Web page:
Other Collection 2 highlights include a trio of what might be called cosmological fantasies: “Partly Cloudy,” a thematically intriguing update on the Stork Theory of where babies come from (with nascent pro-life resonances); the formally inspired “Day & Night,” a fascinating blend 3D and 2D animation with overlapping frames of reference (some mildly risqué humor here); and “La Luna,” a weightless bit of Sendak-like whimsy about an unusual family business.
Among a trio of midquel spinoffs, the Wall-E-inspired “Burn-E” is probably the best. There are also a pair of Up midquels, “Dug’s Special Mission” (amusing) and “George and A.J.” (rendered in 2D limited animation, suggesting a half-baked effort abandoned before completion).
A pair of disposable Toy Story shorts, “Hawaiian Vacation” and “Small Fry,” leave open the question whether the Toy Story magic can possibly be captured in short form. (This question was finally answered in the affirmative in a hilarious third Toy Story short, “Partysaurus Rex,” not yet released on home video but presumably destined for a future Collection 3.)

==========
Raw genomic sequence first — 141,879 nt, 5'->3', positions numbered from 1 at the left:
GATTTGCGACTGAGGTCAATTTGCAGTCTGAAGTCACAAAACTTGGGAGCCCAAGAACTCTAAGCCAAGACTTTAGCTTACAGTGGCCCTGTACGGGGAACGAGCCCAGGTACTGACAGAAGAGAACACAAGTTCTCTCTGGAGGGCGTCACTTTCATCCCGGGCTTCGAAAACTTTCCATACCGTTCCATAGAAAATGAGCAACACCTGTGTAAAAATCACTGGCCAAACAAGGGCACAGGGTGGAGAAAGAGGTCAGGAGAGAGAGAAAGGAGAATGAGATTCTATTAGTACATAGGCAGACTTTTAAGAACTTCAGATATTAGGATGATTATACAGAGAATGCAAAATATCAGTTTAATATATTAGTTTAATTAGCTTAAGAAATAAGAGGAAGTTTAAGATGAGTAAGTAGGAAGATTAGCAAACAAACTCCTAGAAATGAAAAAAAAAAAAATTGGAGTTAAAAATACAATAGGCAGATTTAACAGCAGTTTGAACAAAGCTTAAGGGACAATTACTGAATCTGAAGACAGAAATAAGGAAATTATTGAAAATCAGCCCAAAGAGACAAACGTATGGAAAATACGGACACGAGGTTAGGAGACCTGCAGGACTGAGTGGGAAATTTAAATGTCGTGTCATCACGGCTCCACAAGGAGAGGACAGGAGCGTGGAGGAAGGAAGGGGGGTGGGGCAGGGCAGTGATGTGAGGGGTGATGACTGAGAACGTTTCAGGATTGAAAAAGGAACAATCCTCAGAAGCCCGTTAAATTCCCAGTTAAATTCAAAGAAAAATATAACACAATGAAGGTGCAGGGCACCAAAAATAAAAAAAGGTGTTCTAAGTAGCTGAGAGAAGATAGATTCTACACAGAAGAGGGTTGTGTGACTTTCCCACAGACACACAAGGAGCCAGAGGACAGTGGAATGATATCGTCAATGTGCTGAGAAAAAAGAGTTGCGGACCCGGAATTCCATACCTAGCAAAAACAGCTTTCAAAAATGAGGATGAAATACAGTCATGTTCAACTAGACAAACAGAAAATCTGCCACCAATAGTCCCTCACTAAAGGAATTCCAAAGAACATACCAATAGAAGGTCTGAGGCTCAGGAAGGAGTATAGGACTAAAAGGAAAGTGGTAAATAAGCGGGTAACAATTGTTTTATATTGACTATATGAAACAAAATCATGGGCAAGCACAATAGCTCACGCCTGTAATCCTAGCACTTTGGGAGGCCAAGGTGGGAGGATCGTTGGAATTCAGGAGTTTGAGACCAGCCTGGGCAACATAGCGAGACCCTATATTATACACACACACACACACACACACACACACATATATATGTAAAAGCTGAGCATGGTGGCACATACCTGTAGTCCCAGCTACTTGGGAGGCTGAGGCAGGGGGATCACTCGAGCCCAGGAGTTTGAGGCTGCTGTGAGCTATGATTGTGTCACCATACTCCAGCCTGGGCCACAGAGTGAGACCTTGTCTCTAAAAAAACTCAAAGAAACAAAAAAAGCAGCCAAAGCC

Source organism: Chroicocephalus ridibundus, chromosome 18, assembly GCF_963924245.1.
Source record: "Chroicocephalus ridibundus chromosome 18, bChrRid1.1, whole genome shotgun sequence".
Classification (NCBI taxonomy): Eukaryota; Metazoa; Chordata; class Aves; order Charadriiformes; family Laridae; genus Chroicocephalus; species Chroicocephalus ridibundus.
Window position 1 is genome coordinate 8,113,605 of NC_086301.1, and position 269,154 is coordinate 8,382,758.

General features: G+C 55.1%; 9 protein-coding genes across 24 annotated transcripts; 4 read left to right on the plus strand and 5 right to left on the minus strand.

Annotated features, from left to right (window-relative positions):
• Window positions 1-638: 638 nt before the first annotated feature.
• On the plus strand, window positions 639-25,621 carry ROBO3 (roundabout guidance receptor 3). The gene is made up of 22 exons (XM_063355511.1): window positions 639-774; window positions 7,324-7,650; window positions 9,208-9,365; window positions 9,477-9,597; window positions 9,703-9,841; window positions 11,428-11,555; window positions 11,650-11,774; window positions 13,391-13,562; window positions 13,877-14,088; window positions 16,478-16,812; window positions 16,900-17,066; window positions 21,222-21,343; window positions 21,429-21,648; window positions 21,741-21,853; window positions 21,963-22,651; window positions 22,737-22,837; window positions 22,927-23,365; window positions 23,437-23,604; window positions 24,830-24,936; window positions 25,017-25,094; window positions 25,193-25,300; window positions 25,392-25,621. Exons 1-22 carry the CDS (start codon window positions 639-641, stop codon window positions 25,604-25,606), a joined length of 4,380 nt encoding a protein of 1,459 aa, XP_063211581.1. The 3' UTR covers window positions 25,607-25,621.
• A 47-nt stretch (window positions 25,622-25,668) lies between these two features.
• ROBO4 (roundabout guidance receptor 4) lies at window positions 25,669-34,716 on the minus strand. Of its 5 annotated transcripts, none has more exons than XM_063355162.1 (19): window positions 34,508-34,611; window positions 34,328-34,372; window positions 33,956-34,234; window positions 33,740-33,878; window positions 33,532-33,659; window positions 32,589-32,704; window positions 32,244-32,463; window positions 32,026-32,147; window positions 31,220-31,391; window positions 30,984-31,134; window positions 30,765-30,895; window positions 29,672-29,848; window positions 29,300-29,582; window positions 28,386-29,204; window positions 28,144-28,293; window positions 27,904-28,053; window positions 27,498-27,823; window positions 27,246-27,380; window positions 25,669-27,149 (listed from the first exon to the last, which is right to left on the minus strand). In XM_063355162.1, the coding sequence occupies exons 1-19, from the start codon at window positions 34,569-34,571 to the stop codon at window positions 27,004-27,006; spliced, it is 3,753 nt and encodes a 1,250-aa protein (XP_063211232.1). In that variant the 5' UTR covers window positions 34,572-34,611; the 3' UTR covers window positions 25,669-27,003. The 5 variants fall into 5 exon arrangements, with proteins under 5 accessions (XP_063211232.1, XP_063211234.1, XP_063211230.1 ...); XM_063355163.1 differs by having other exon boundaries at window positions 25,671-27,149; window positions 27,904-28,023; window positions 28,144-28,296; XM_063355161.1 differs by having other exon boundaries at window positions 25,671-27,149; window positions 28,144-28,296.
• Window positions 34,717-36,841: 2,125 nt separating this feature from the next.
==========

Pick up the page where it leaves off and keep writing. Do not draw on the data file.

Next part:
Rounding out (or, more bluntly, padding) Collection 2 are a couple of wholly unnecessary episodes of the formulaic Cars spinoff series “Cars Toons: Mater’s Tall Tales,” “Air Mater” and “Time Travel Mater.” (Are you noticing a pattern here?)
Little cameo overlaps between Pixar’s shorts and features are among the pleasures of Pixar’s world. The elderly chess player from “Geri’s Game” is reused as the toy cleaner in Toy Story 2. The “For the Birds” birds are fleetingly glimpsed in Cars (where they are the only organic life forms in an otherwise automotive world). Linguini from Ratatouille is reused as the potential alien abductee in “Lifted.”